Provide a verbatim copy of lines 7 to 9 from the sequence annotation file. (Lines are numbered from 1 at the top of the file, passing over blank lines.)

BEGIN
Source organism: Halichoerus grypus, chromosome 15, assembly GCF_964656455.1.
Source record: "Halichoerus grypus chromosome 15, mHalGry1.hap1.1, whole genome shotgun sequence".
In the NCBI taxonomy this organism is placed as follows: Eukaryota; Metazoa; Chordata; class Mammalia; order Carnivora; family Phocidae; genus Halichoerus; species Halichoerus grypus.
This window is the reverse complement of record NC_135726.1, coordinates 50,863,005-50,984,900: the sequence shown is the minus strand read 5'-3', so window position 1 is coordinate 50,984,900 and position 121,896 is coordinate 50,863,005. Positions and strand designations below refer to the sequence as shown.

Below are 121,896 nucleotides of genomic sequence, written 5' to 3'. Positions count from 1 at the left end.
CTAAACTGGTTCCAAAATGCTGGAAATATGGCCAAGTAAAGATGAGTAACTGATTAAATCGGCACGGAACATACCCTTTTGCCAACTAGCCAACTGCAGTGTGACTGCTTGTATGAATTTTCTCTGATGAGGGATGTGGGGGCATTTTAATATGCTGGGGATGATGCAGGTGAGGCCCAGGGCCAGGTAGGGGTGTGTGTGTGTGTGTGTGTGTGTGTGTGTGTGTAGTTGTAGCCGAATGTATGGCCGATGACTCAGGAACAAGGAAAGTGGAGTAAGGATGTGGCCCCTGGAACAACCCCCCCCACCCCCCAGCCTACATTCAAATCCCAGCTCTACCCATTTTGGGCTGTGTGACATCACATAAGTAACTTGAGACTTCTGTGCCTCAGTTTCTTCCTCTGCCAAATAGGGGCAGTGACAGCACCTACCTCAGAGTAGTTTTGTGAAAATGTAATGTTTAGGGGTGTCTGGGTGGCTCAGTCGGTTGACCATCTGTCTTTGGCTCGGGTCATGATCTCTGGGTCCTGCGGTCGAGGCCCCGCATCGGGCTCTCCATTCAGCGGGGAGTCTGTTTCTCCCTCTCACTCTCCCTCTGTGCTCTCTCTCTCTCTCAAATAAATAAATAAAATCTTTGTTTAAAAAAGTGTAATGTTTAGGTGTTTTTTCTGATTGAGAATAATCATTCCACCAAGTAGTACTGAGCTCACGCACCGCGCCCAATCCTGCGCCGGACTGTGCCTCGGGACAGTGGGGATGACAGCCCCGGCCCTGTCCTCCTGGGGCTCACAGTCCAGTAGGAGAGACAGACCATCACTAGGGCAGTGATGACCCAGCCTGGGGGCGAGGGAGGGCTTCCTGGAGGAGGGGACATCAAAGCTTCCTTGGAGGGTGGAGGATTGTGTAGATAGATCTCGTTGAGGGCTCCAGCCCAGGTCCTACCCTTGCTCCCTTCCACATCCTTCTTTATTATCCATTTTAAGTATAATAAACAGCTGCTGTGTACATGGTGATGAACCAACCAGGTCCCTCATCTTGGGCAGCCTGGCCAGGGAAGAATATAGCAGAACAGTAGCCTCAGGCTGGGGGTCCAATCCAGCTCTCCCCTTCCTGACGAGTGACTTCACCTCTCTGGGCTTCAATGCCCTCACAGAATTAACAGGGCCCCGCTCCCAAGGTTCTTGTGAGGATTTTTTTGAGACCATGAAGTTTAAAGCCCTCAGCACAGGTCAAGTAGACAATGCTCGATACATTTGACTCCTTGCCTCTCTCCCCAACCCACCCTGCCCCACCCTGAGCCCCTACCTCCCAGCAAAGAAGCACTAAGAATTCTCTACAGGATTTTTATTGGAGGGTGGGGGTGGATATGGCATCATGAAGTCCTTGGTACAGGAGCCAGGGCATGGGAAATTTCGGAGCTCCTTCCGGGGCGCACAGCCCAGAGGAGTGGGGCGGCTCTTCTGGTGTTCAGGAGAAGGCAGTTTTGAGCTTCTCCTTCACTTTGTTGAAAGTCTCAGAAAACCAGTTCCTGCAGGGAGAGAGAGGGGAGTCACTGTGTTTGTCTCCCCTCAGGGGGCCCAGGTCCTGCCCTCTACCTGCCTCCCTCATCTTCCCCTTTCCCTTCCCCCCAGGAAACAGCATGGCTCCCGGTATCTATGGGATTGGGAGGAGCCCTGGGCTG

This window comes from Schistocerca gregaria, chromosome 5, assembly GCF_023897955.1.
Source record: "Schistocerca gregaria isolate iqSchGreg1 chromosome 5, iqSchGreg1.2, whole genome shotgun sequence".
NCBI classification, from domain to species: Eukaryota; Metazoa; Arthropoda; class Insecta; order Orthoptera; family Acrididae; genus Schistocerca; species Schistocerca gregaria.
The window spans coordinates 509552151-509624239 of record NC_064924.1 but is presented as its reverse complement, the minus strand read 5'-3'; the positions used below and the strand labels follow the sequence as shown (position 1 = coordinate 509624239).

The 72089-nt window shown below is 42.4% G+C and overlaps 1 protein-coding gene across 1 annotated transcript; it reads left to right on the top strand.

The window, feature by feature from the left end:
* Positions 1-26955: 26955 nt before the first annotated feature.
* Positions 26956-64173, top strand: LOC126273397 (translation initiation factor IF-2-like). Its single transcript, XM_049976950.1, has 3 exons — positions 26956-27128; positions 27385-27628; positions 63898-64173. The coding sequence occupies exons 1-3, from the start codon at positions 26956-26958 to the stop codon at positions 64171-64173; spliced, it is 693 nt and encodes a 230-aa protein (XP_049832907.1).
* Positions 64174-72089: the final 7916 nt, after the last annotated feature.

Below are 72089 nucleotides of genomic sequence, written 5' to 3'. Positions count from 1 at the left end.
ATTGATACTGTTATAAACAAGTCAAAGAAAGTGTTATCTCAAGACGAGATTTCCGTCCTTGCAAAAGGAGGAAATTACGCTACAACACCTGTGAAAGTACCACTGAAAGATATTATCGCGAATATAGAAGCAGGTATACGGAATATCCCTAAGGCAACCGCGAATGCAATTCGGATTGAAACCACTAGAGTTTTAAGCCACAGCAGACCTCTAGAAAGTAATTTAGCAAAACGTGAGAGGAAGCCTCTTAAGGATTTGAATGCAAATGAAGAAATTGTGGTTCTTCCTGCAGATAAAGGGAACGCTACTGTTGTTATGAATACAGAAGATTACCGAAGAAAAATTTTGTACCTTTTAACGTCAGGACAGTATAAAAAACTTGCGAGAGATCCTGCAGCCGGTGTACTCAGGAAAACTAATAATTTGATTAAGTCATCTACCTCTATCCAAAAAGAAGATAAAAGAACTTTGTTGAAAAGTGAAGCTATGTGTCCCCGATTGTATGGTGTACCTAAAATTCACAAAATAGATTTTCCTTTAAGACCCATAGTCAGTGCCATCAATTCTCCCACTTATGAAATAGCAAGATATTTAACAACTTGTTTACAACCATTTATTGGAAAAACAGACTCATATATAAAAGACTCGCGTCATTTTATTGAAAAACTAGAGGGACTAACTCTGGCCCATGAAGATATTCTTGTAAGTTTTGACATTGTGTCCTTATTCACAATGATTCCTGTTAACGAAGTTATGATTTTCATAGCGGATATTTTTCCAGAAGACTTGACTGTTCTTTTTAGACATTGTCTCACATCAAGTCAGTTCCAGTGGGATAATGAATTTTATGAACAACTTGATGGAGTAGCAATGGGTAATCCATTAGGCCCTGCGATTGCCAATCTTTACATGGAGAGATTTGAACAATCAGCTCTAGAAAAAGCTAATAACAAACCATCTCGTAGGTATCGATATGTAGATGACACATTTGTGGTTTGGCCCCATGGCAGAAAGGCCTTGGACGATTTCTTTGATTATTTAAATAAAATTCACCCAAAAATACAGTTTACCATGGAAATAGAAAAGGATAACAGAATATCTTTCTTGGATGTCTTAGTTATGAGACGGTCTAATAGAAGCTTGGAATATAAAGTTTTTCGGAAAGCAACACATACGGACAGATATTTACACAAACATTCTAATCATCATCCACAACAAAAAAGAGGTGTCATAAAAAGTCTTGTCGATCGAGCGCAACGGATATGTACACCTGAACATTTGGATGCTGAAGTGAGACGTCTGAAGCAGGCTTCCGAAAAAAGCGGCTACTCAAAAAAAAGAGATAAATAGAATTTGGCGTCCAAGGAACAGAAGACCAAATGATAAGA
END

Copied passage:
This window comes from Schistocerca gregaria, chromosome 5, assembly GCF_023897955.1.
Source record: "Schistocerca gregaria isolate iqSchGreg1 chromosome 5, iqSchGreg1.2, whole genome shotgun sequence".
NCBI classification, from domain to species: Eukaryota; Metazoa; Arthropoda; class Insecta; order Orthoptera; family Acrididae; genus Schistocerca; species Schistocerca gregaria.